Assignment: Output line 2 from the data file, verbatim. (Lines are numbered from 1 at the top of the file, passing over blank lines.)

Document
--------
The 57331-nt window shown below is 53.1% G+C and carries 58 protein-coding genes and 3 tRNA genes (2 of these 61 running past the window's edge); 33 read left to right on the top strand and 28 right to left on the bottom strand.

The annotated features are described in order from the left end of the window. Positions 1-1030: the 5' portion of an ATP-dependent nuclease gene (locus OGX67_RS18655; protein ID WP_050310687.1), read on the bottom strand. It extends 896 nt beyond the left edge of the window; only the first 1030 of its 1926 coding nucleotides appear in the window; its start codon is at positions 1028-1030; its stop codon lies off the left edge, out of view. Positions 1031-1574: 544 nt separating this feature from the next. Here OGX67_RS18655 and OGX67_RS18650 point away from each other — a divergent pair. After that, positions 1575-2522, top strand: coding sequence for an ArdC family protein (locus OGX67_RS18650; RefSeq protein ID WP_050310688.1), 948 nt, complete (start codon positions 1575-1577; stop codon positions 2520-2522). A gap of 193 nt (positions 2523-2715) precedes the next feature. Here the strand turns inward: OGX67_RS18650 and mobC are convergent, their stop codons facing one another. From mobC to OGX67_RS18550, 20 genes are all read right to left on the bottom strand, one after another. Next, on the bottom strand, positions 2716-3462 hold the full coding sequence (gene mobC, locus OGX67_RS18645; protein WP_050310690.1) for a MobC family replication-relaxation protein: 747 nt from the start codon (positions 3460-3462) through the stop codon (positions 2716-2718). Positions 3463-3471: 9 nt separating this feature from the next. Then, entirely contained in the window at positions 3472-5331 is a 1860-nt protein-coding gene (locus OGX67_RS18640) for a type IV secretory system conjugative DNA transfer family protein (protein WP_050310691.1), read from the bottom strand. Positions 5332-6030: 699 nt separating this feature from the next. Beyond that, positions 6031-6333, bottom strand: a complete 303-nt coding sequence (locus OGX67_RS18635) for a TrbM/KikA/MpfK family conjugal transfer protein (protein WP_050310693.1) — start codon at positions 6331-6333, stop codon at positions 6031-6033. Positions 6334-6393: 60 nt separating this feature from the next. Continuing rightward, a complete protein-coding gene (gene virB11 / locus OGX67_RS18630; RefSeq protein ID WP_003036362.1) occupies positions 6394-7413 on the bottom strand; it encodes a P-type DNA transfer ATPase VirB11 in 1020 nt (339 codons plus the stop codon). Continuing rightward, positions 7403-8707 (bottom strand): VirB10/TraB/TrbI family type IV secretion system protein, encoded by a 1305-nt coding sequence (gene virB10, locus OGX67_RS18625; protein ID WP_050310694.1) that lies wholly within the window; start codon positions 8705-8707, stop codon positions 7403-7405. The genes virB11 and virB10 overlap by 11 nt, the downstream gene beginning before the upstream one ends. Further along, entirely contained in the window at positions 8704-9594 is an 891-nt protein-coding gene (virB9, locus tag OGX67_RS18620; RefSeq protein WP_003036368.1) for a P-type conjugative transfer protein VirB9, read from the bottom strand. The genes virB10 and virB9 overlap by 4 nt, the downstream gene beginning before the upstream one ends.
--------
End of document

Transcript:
The annotated features are described in order from the left end of the window. Positions 1-1030: the 5' portion of an ATP-dependent nuclease gene (locus OGX67_RS18655; protein ID WP_050310687.1), read on the bottom strand. It extends 896 nt beyond the left edge of the window; only the first 1030 of its 1926 coding nucleotides appear in the window; its start codon is at positions 1028-1030; its stop codon lies off the left edge, out of view. Positions 1031-1574: 544 nt separating this feature from the next. Here OGX67_RS18655 and OGX67_RS18650 point away from each other — a divergent pair. After that, positions 1575-2522, top strand: coding sequence for an ArdC family protein (locus OGX67_RS18650; RefSeq protein ID WP_050310688.1), 948 nt, complete (start codon positions 1575-1577; stop codon positions 2520-2522). A gap of 193 nt (positions 2523-2715) precedes the next feature. Here the strand turns inward: OGX67_RS18650 and mobC are convergent, their stop codons facing one another. From mobC to OGX67_RS18550, 20 genes are all read right to left on the bottom strand, one after another. Next, on the bottom strand, positions 2716-3462 hold the full coding sequence (gene mobC, locus OGX67_RS18645; protein WP_050310690.1) for a MobC family replication-relaxation protein: 747 nt from the start codon (positions 3460-3462) through the stop codon (positions 2716-2718). Positions 3463-3471: 9 nt separating this feature from the next. Then, entirely contained in the window at positions 3472-5331 is a 1860-nt protein-coding gene (locus OGX67_RS18640) for a type IV secretory system conjugative DNA transfer family protein (protein WP_050310691.1), read from the bottom strand. Positions 5332-6030: 699 nt separating this feature from the next. Beyond that, positions 6031-6333, bottom strand: a complete 303-nt coding sequence (locus OGX67_RS18635) for a TrbM/KikA/MpfK family conjugal transfer protein (protein WP_050310693.1) — start codon at positions 6331-6333, stop codon at positions 6031-6033. Positions 6334-6393: 60 nt separating this feature from the next. Continuing rightward, a complete protein-coding gene (gene virB11 / locus OGX67_RS18630; RefSeq protein ID WP_003036362.1) occupies positions 6394-7413 on the bottom strand; it encodes a P-type DNA transfer ATPase VirB11 in 1020 nt (339 codons plus the stop codon). Continuing rightward, positions 7403-8707 (bottom strand): VirB10/TraB/TrbI family type IV secretion system protein, encoded by a 1305-nt coding sequence (gene virB10, locus OGX67_RS18625; protein ID WP_050310694.1) that lies wholly within the window; start codon positions 8705-8707, stop codon positions 7403-7405. The genes virB11 and virB10 overlap by 11 nt, the downstream gene beginning before the upstream one ends. Further along, entirely contained in the window at positions 8704-9594 is an 891-nt protein-coding gene (virB9, locus tag OGX67_RS18620; RefSeq protein WP_003036368.1) for a P-type conjugative transfer protein VirB9, read from the bottom strand. The genes virB10 and virB9 overlap by 4 nt, the downstream gene beginning before the upstream one ends.